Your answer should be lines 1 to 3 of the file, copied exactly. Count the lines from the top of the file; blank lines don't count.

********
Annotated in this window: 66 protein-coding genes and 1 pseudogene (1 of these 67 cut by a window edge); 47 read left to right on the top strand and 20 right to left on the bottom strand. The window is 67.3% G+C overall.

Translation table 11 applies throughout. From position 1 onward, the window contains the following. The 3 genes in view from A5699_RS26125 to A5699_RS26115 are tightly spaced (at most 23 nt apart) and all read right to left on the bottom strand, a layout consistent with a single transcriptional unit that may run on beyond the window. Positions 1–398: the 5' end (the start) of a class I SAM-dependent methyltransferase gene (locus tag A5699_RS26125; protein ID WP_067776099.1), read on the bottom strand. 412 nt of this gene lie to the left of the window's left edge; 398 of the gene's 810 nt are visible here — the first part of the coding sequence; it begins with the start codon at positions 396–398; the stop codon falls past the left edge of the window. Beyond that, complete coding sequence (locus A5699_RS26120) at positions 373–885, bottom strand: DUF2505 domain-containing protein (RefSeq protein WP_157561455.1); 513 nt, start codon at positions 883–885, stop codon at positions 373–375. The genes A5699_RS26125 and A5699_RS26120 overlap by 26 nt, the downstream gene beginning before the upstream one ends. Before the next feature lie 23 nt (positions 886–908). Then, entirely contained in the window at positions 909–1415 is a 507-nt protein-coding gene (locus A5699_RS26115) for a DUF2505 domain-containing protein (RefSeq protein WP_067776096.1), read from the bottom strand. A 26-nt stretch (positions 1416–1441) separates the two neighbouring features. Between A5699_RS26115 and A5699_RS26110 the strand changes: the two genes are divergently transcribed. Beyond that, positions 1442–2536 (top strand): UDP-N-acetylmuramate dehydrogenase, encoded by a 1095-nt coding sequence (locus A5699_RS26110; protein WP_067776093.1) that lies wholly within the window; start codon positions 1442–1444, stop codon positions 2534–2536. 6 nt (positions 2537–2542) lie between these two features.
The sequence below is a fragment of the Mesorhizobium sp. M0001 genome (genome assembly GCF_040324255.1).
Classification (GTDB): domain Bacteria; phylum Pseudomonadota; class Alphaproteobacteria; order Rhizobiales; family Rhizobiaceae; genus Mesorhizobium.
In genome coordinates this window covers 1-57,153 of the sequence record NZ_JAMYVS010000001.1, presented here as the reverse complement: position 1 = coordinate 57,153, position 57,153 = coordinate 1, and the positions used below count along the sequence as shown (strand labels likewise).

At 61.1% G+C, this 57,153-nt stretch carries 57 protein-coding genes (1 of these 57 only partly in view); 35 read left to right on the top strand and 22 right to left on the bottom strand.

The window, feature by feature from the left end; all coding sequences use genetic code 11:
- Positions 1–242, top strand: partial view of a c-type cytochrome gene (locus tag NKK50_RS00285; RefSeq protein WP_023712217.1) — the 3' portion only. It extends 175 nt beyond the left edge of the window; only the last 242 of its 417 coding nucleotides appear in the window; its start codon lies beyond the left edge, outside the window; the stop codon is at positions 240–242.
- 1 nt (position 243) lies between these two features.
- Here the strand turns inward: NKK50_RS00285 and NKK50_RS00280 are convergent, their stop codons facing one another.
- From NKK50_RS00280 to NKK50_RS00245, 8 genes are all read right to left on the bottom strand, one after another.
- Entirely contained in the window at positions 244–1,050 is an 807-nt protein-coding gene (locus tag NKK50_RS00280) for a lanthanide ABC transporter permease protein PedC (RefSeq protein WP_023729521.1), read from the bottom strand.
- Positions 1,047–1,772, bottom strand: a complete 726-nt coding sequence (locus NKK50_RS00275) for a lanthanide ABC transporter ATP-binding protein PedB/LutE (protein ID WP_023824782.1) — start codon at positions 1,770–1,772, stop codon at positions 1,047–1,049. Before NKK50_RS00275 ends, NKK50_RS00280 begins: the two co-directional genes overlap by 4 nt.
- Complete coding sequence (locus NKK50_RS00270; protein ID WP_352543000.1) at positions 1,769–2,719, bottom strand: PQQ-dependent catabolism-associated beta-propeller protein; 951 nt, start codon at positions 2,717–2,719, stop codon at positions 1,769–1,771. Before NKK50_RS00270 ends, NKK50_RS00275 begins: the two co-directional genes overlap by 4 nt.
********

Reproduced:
Annotated in this window: 66 protein-coding genes and 1 pseudogene (1 of these 67 cut by a window edge); 47 read left to right on the top strand and 20 right to left on the bottom strand. The window is 67.3% G+C overall.

Translation table 11 applies throughout. From position 1 onward, the window contains the following. The 3 genes in view from A5699_RS26125 to A5699_RS26115 are tightly spaced (at most 23 nt apart) and all read right to left on the bottom strand, a layout consistent with a single transcriptional unit that may run on beyond the window. Positions 1–398: the 5' end (the start) of a class I SAM-dependent methyltransferase gene (locus tag A5699_RS26125; protein ID WP_067776099.1), read on the bottom strand. 412 nt of this gene lie to the left of the window's left edge; 398 of the gene's 810 nt are visible here — the first part of the coding sequence; it begins with the start codon at positions 396–398; the stop codon falls past the left edge of the window. Beyond that, complete coding sequence (locus A5699_RS26120) at positions 373–885, bottom strand: DUF2505 domain-containing protein (RefSeq protein WP_157561455.1); 513 nt, start codon at positions 883–885, stop codon at positions 373–375. The genes A5699_RS26125 and A5699_RS26120 overlap by 26 nt, the downstream gene beginning before the upstream one ends. Before the next feature lie 23 nt (positions 886–908). Then, entirely contained in the window at positions 909–1415 is a 507-nt protein-coding gene (locus A5699_RS26115) for a DUF2505 domain-containing protein (RefSeq protein WP_067776096.1), read from the bottom strand. A 26-nt stretch (positions 1416–1441) separates the two neighbouring features. Between A5699_RS26115 and A5699_RS26110 the strand changes: the two genes are divergently transcribed. Beyond that, positions 1442–2536 (top strand): UDP-N-acetylmuramate dehydrogenase, encoded by a 1095-nt coding sequence (locus A5699_RS26110; protein WP_067776093.1) that lies wholly within the window; start codon positions 1442–1444, stop codon positions 2534–2536. 6 nt (positions 2537–2542) lie between these two features.
The sequence below is a fragment of the Mesorhizobium sp. M0001 genome (genome assembly GCF_040324255.1).